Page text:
Worst Case Scenario is one of Fitzgerald’s best books to date, in its relevancy and very unique spin on a whole host of social, criminal and women’s issues. Would absolutely recommend this one…

Missed a date? Catch up with the blog tour at these excellent sites:

February 2016 Round-Up and Raven’s Book of the Month

_DSC0185 (Common Raven)Okay- so where the heck did February go? Seems I have only just posted January’s round-up, and am feeling the effects of a busy month indeed. A month of mixed fortunes as far as reading goes, with 5 non-starters (3 of which did not even get a sniff of the magical 40 page rule) and the endless battle to juggle my crime and fiction reading commitments. I feel like I’m in real confessional mode now! Anyhow….moving on to business…

Books reviewed this month…

Helen Fitzgerald- Viral

Manchette’s Fatale- Adapted by Max Cabanes and Doug Headline

Oscar de Muriel- A Fever of the Blood

Chris Ould- The Blood Strand 

Joe Flanagan- Lesser Evils

Travis Mulhauser- Sweetgirl

Augusto de Angelis- The Murdered Banker

41QNtHNg+sL__SX327_BO1,204,203,200_So, in addition to the 7 reviews I did manage to post, I also read Valerio Varesi’s A Woman Much Missed. I’m rather partial to this series set in Parma, and featuring the world weary detective Commisario Soneri, a man who seems to have a deep rooted dislike of everybody and everything. He has a problem with delegation, is a melancholic flaneur with commitment issues, but in his favour has no qualms about donning a duffel coat. I do like a man in a duffel coat. What I particularly liked about this one, was the way that it re-traced the early days of his relationship with his late wife, and the secrets this threw up in its wake. There is always a languorous and meditative feel to Varesi’s writing that puts me in mind of Simenon, but counterbalanced by moments of immorality and violence that appear all the more shocking as they punch through the slowly unfolding plot. If you haven’t tried Varesi before, he really is worth a look…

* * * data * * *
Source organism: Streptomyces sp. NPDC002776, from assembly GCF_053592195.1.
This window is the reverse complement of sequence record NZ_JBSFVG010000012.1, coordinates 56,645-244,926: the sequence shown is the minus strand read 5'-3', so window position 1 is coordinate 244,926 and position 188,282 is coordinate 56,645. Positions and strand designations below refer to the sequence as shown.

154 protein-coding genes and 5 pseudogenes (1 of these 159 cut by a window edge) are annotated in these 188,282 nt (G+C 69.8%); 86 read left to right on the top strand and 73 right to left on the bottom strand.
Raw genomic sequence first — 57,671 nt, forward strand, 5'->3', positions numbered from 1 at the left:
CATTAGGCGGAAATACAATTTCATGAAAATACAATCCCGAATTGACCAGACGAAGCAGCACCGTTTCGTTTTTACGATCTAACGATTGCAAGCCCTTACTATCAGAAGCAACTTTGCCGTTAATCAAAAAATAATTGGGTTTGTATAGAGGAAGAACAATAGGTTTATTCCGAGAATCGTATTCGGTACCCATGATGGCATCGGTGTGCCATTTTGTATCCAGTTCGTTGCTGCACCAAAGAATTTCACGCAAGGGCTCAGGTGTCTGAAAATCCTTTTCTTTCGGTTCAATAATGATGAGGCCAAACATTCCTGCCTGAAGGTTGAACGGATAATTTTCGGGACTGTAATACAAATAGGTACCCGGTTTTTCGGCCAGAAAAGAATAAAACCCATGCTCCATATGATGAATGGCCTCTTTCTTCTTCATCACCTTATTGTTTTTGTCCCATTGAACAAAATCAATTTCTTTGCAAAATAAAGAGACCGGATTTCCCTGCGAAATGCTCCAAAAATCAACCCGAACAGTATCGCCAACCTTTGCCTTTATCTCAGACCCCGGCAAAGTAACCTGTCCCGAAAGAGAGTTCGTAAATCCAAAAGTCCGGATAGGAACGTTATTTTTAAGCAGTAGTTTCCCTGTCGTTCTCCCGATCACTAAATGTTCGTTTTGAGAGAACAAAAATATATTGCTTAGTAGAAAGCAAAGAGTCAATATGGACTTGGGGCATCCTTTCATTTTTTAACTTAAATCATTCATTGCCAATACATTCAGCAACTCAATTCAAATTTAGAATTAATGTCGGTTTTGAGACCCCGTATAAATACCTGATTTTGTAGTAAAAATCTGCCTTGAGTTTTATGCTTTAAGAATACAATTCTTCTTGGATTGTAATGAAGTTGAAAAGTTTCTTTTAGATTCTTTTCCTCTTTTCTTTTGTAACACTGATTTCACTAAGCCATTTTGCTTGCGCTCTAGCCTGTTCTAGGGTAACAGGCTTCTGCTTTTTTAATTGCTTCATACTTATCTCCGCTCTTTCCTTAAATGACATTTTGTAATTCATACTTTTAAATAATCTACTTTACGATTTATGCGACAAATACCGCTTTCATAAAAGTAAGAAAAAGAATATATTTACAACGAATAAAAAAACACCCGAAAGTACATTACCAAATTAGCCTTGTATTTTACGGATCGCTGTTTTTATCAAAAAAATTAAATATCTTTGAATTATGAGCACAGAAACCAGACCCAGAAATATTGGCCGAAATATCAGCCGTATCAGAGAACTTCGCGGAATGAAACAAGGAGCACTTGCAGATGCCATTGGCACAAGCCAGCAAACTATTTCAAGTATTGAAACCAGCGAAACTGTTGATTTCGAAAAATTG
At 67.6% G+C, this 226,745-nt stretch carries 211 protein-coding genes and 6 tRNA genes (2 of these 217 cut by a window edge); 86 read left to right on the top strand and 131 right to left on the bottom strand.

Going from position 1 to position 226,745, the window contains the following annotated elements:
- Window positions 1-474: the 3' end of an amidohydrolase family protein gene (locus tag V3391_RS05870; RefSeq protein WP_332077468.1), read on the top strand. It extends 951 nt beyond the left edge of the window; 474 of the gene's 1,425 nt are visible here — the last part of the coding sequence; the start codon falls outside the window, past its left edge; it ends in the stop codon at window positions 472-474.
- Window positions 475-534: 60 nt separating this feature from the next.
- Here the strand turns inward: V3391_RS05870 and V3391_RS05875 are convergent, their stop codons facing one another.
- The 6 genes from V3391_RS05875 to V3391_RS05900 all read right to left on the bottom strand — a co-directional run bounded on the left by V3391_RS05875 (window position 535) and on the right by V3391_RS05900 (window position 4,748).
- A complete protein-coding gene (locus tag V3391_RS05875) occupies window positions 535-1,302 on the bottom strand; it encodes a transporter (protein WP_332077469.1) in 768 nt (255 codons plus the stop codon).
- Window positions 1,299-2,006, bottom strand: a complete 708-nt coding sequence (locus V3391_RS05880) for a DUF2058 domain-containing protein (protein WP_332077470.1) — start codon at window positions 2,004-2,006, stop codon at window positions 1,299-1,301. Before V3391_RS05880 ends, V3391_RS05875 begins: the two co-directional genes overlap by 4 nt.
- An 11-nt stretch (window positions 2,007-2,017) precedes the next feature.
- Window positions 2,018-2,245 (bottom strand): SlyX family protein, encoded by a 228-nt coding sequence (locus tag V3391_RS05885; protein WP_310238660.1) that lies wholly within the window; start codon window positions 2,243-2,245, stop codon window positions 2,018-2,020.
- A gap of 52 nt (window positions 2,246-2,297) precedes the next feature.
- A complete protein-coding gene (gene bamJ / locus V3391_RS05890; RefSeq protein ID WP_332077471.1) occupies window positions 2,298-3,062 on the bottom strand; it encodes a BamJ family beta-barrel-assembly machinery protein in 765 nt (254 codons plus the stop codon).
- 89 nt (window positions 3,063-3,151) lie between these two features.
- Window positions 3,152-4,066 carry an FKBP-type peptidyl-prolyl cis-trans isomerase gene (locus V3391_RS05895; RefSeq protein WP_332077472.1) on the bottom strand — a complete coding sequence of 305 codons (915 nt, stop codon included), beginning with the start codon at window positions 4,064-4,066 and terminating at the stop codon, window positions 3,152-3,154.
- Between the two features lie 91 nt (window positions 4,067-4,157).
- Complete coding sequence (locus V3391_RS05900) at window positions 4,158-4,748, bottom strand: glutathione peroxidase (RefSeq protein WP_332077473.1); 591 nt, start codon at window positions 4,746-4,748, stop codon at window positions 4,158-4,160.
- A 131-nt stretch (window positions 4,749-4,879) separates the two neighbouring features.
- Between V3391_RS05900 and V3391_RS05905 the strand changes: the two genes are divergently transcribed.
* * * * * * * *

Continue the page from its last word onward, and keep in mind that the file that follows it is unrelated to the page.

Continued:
I’ve also been indulging my penchant for war fiction by picking up Matt Gallagher’s Iraq based novel Young Blood which seems to be pushing the same emotional buttons as last month’s Anatomy of a Soldier by Harry Parker. Also currently reading Tightrope by Simon Mawer– a superb tale of spies, lies and espionage; a curious and unsettling American tale called Eileen by Ottessa Moshfegh , and a whisker away from finishing Danish crime novel Retribution by the brilliant Steffen Jacobsen– to be reviewed soon. Still a teetering to read pile,  and two blog tours on the horizon this month too. Deep breaths and focus…

Raven’s Book of the Month

JOEDespite the paucity of reviews this month this was a good eclectic mix and each book had something to recommend it. However, this month my heart belonged to debut author Joe Flanagan for Lesser Evils- a brilliantly constructed and compelling crime novel set in 1950’s Cape Cod, that tackled some weighty issues as well as providing a multi-layered and emotive plot that I was utterly caught up in from start to finish. Marvellous. I just want to read it again….

 

 

Helen Fitzgerald- Viral

viral